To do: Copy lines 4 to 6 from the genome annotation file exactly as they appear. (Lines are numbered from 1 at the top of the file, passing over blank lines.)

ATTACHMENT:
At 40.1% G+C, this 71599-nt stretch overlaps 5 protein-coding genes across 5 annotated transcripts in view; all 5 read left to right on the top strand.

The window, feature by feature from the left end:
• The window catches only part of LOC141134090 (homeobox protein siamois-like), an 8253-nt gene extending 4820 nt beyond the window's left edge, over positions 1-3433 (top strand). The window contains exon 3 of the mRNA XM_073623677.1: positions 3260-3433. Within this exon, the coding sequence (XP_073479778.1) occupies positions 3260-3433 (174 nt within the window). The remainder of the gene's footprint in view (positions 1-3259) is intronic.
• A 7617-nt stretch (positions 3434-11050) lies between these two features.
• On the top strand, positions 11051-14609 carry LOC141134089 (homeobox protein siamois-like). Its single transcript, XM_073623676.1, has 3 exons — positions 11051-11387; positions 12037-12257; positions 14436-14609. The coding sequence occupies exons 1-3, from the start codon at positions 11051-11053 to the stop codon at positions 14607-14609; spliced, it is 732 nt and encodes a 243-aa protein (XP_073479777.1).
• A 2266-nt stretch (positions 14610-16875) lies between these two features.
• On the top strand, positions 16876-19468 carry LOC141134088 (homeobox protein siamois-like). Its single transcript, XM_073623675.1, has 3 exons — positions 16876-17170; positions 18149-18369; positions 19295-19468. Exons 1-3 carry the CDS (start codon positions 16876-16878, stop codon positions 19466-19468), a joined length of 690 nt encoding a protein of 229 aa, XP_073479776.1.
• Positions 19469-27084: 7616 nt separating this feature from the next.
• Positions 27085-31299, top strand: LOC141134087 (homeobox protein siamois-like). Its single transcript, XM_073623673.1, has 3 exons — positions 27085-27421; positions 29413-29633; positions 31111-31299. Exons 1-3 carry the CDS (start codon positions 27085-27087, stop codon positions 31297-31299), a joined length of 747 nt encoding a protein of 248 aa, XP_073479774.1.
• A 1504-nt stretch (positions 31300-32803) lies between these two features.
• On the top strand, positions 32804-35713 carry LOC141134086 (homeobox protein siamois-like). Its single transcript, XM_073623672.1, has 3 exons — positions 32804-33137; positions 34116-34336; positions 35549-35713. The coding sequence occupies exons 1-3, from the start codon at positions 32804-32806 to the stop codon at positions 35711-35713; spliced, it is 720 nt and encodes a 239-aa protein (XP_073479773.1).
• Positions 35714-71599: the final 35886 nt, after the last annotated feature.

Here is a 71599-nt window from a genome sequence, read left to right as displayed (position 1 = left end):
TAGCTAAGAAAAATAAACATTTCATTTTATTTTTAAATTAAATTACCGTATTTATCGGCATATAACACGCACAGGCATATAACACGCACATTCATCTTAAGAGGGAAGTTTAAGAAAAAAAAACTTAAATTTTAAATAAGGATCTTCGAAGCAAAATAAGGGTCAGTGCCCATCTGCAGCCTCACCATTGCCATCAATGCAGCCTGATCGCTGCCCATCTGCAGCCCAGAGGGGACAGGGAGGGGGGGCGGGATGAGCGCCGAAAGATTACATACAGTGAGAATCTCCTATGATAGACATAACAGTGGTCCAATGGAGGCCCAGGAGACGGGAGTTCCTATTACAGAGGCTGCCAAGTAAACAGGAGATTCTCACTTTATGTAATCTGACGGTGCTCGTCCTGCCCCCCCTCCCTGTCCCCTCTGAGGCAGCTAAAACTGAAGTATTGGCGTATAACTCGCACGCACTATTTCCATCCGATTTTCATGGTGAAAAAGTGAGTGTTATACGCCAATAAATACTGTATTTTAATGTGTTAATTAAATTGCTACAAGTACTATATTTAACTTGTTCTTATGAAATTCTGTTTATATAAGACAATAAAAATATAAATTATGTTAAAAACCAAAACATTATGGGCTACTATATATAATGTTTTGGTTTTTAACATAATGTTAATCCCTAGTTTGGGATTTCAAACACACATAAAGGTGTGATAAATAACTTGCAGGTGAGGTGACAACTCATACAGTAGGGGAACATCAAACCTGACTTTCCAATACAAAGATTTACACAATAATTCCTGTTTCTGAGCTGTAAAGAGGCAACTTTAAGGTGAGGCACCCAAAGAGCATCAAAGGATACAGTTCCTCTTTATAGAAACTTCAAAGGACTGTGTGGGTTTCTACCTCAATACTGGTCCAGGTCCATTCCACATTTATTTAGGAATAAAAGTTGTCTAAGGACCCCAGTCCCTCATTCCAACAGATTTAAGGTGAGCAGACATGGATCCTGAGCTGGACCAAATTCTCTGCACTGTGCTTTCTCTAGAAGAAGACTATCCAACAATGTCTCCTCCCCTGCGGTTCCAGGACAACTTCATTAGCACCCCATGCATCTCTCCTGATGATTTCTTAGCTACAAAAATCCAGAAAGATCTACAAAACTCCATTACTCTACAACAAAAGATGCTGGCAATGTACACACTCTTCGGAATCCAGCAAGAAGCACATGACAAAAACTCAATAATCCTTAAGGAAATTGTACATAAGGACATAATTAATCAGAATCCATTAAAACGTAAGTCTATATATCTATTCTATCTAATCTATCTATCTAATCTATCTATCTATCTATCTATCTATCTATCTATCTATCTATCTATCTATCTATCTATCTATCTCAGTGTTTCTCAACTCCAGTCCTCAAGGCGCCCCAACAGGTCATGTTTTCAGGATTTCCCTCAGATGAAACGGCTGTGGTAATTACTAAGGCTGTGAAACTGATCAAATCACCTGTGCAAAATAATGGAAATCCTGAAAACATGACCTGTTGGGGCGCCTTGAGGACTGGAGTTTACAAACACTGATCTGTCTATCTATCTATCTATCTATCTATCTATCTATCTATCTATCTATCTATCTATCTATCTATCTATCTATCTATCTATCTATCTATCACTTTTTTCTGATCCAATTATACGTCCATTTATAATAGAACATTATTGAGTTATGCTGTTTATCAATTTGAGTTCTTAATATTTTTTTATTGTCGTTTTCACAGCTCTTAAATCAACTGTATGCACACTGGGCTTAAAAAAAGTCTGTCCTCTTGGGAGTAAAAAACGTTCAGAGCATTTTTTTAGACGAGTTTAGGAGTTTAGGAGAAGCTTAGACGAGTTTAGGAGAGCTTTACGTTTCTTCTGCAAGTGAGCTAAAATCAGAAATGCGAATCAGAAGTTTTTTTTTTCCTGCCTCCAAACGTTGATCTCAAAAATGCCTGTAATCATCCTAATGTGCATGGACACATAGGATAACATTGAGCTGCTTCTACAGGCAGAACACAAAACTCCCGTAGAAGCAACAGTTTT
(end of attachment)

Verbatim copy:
• A 7617-nt stretch (positions 3434-11050) lies between these two features.
• On the top strand, positions 11051-14609 carry LOC141134089 (homeobox protein siamois-like). Its single transcript, XM_073623676.1, has 3 exons — positions 11051-11387; positions 12037-12257; positions 14436-14609. The coding sequence occupies exons 1-3, from the start codon at positions 11051-11053 to the stop codon at positions 14607-14609; spliced, it is 732 nt and encodes a 243-aa protein (XP_073479777.1).
• A 2266-nt stretch (positions 14610-16875) lies between these two features.